If this is what it suggest then anything that has a energy value would seem to need to have a mass value.

Is this not what it is saying?
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Still, the equation seems to suggest that a specific energy value is equal to a specific mass value.

The physical interpretation of rest energy $E_0=mc^2$ is not very different from that for the Newtonian kinetic energy $E_\mathrm{N}=1/2 m v^2$.

Consider a free massive particle moving at $v=c\sqrt{2}$. Then its Newtonian kinetic energy is $E_\mathrm{N} = mc^2$.

The first expression of above says you that a free mass at rest has an energy $E_0$. The second says that a moving free mass has a Newtonian energy $E_\mathrm{N}$. In this particular case both are $mc^2$.

The total energy of a free massive particle is given by $E = E_0 + E_\mathrm{N} + \cdots$, where the dots denote post-Newtonian corrections.

If this is what it suggest then anything that has a energy value would seem to need to have a mass value.
Is this not what it is saying?

No. The expression $E=mc^2$ is only valid for a free massive particle at rest. Thus, it is not valid for a massless particle such as the photon, for which $E=pc$. Thus, the photon has an energy value but it has not mass: $m=0$.

Edited by juanrga
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Still, the equation seems to suggest that a specific energy value is equal to a specific mass value.
If this is what it suggest then anything that has a energy value would seem to need to have a mass value.
Is this not what it is saying?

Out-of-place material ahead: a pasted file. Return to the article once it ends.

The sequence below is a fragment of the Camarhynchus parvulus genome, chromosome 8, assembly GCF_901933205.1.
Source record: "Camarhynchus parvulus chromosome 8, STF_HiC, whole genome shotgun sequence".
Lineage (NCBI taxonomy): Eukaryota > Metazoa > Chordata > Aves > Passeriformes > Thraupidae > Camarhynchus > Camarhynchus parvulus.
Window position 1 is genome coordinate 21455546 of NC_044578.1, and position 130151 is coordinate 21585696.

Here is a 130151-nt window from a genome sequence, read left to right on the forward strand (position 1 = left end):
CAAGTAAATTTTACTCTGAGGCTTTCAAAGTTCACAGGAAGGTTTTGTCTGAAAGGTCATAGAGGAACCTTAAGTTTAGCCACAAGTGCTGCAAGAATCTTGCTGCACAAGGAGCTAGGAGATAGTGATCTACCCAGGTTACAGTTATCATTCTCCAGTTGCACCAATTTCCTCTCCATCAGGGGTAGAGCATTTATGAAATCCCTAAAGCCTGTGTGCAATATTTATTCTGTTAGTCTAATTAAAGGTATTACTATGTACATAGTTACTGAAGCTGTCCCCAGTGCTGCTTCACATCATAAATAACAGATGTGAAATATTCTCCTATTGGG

It tells you how much mass you could get, if you do the conversion, because energy is conserved. Mass is one form of energy, just like coins are one form of money. It does not mean that all money is in coin form.

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• 7 months later...

!

Moderator Note

Hijack with speculative ideas regarding misapprehension of the meaning of the equation have been split off to the trash. It is unacceptable to answer questions in the main forum with speculative ideas. Do not respond to this moderation within the thread.

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What does it mean to be at rest?

There is no such thing as being at 'rest'. It just means not moving relative to something else - like the Earth perhaps. Being at 'rest' is a nonentity as far as the universe is concerned. Like absolute speed, there is no such thing.

For example, ask yourself: what speed am I doing right now? I suggest you'll come up with anything from zero to a tad under the speed of light - if not the speed of light.

As I believe Brian Cox remarked: We are travelling through time at the speed of light according to E = MC2.

Had a discussion with friend about a ball on a table, in which I asked him how much potential energy it has? Well, he said I haven't lifted it, moved it in any way to used it to store some potential energy, so it hasn't any. I said it has a lot of potential energy because I lifted it out of a deep hole earlier on before you arrived. And what's more, I understand according to Einstein energy is interchangeable with mass, which means, does it not, I've increased its mass a very tiny bit in keeping with the potential energy imparted when I lifted it out of the hole. Whereas my friend appeared to take it's rest mass to be on the table and nothing has happened, let alone a tiny increase in mass. It's all relative, there is no such thing as absolute rest mass.